edit: never mind this post. Reliability issues dont seem to be the case. Oil crisis, Bad economy and a dictatorship at the time seems to have been why there arent much.
 
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USAFRet

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oh i see. This might be the case. I never see any old 70s and 80s fords or american cars out here but see older classics, and 90s and newer. Now that i think about it, a vast number of cars from that generation were either mitsubishi or mercedes benz…
The 70s and 80s wasn't a good time for Detroit iron.

But....that was also 40-50 years ago. Not many cars that old of ANY make are still cruising around.
 
I grew up in Upstate NY. In that period you mention, approx 2% of ALL the road salt in the USA ended up on our counties roads.
Rust City.

Many many vehicles would start to show rust around the wheelwells after 2-3 years.

Went back up there a couple of weeks ago for vacation.
That still happens. Across ALL brands. Not Ford specific.
Saw a reasonably recent Dodge RAM pickup. Rust.
Chevy Silverado, Rust.
etc, etc....
Thinking about it when I go to costal towns now their cars always look more rust bitten. I guess from more salt in the air.
 

DSzymborski

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My first car was a 1988 Ford Tempo. A gift, though hardly a high-prestige car in 1994.

Weirdly, that car lasted me until 2004, though it took like seven alternators to get there. Then, I got a Mazda 6, which had a Ford Duratec V6, which never gave me problems. I owned that for 14 years. Only got rid of it as it was up to 120,000 miles and a high percentage of my driving miles are occasional drives between Ohio and Maryland (I don't have a commute).

Got a Subaru Crosstrek in 2018. Like the car, but I miss the V6. Hoping that the next Crosstrek has a turbo option in which case I may swap. If not, I might go back and get the turbo Mazda 3 or a Golf R. I'm generally too thrifty to pull the trigger, but I still kinda want an Audi RS3.

The Big Three manufacturers kinda earned their poor reputations in the 70s-90s. They tend to be much more competent these days, especially when it comes to durability. I'd have no problem buying one, if a car fit my needs.
 
. If not, I might go back and get the turbo Mazda 3 or a Golf R. I'm generally too thrifty to pull the trigger, but I still kinda want an Audi RS3.
Have you looked at the Focus RS mk3 or ST mk4? The RS is a brilliant and fun car, the ST is still fun but slightly nicer for daily driving but misses the precision and balance of the RS’s AWD. The RS is faster from 0-60mph but the ST is actually marginally faster from a rolling start due to being lighter.
 

Jmi20

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My first car was a 1988 Ford Tempo. A gift, though hardly a high-prestige car in 1994.

Weirdly, that car lasted me until 2004, though it took like seven alternators to get there. Then, I got a Mazda 6, which had a Ford Duratec V6, which never gave me problems. I owned that for 14 years. Only got rid of it as it was up to 120,000 miles and a high percentage of my driving miles are occasional drives between Ohio and Maryland (I don't have a commute).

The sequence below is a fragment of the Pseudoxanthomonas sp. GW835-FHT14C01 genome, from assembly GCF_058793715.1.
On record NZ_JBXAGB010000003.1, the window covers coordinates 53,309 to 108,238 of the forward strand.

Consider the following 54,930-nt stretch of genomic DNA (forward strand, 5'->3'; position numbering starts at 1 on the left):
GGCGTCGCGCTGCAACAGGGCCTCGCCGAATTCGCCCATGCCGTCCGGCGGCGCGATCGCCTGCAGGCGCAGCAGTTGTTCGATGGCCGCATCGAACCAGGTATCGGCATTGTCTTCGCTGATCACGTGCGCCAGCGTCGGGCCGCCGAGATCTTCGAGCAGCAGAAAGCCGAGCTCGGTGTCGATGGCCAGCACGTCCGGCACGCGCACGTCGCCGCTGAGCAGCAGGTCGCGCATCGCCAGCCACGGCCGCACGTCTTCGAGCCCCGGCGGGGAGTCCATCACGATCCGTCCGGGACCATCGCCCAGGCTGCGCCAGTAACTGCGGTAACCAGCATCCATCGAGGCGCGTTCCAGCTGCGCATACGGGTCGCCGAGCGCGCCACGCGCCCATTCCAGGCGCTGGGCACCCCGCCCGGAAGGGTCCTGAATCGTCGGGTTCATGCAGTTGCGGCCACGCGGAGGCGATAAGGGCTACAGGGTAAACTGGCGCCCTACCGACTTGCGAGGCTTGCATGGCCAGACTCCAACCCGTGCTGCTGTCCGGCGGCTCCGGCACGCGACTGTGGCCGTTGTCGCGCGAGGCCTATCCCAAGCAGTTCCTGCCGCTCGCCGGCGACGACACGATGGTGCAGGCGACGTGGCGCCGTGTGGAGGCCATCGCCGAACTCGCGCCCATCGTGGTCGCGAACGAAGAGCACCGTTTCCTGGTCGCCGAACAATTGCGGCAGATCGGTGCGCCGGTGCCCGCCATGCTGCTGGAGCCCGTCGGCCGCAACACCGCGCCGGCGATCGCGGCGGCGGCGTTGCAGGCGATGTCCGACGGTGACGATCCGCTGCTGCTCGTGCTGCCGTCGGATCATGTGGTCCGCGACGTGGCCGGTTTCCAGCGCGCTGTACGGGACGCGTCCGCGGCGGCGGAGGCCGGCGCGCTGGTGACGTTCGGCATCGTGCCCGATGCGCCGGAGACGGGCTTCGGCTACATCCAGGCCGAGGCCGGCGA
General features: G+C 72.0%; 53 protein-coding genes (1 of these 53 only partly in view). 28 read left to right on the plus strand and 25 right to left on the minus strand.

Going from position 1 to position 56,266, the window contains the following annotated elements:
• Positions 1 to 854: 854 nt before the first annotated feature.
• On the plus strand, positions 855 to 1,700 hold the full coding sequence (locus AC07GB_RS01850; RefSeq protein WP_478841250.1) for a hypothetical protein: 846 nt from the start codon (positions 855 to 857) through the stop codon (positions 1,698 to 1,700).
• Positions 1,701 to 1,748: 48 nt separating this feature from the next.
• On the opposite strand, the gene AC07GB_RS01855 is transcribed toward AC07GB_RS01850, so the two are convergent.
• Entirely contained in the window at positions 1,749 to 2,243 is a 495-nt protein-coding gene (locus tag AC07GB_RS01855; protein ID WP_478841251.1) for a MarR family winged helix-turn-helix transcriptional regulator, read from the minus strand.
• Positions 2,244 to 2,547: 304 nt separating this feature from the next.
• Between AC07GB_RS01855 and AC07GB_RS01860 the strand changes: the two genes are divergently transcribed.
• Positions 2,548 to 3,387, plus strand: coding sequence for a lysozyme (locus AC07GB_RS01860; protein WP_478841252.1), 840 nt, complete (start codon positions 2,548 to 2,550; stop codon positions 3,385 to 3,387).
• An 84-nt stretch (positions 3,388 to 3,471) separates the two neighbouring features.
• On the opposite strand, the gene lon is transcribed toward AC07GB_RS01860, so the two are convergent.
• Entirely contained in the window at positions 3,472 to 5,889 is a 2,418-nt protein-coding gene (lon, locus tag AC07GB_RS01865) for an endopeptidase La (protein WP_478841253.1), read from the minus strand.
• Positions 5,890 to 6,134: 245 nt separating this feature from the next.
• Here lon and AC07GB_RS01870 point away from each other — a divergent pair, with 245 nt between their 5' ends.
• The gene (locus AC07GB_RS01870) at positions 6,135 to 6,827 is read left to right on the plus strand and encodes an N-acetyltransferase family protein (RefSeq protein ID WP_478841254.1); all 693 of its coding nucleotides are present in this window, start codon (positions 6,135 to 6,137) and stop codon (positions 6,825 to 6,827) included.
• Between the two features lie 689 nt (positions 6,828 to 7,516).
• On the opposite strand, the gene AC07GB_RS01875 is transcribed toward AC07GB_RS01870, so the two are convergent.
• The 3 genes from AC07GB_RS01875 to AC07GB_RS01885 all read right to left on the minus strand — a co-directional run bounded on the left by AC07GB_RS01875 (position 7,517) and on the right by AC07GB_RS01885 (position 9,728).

Got a Subaru Crosstrek in 2018. Like the car, but I miss the V6. Hoping that the next Crosstrek has a turbo option in which case I may swap. If not, I might go back and get the turbo Mazda 3 or a Golf R. I'm generally too thrifty to pull the trigger, but I still kinda want an Audi RS3.

The Big Three manufacturers kinda earned their poor reputations in the 70s-90s. They tend to be much more competent these days, especially when it comes to durability. I'd have no problem buying one, if a car fit my needs.
thats a lot of alternators haha, i could tolerate maybe one or two.

i guess they really are much more competent these days. My dads company lent him a 2011 hyundai elantra as a company car before. They had a reputation of being disposable before that but that elantra gave less problems than his same year corolla did in 5 years till the hyundai was replaced. I actually bought that corolla from him 1.5 years ago and have had to replace the shocks since then, it was also replaced before i bought it. The elantra never had any such issue. None at all.

it seems clear to me that i should give ford a shot. This really might just be a case of people being stuck in the past and not looking at the present or towards the future.
 

Jmi20

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I’ve decided, the ford ranger it is.

ive looked at local reviews and sales figures, if ford is bad why is its pickup truck one of the best selling here? (Specifically the ranger raptor) the sales figures speak for themselves. People like it so they buy it, the ones who say bad things about it are probably talking about older models and have no clue about newer ones.

I’ve never actually seen any ford or american cars that have broken down or were “found on the road dead”. Ive seen toyotas, nissans (two 350z’s, unforgettable), and hondas on the side of the road.

ive always had a liking for american cars. I remember driving my previous boss’s chevy suburban before and the air conditioning was sublime! I loved the c6 corvette as a kid and dreamt of owning one some day. Ive always wanted that special edition ford lynx/laser and i still want one today, but don’t need one.

my grandfather only had european cars. Mercedes benz, audi, an alfa romeo that was junked cause nobody would buy it, an opel; which i think was owned by GM at the time, aha! and a vw beetle.
My parents only had asian cars such as toyota, honda, mitsubishi, and hyundai.
so i guess i would be the generation who only has american cars, ford, chevy, dodge… demon (in my dreams), and uhh jeep?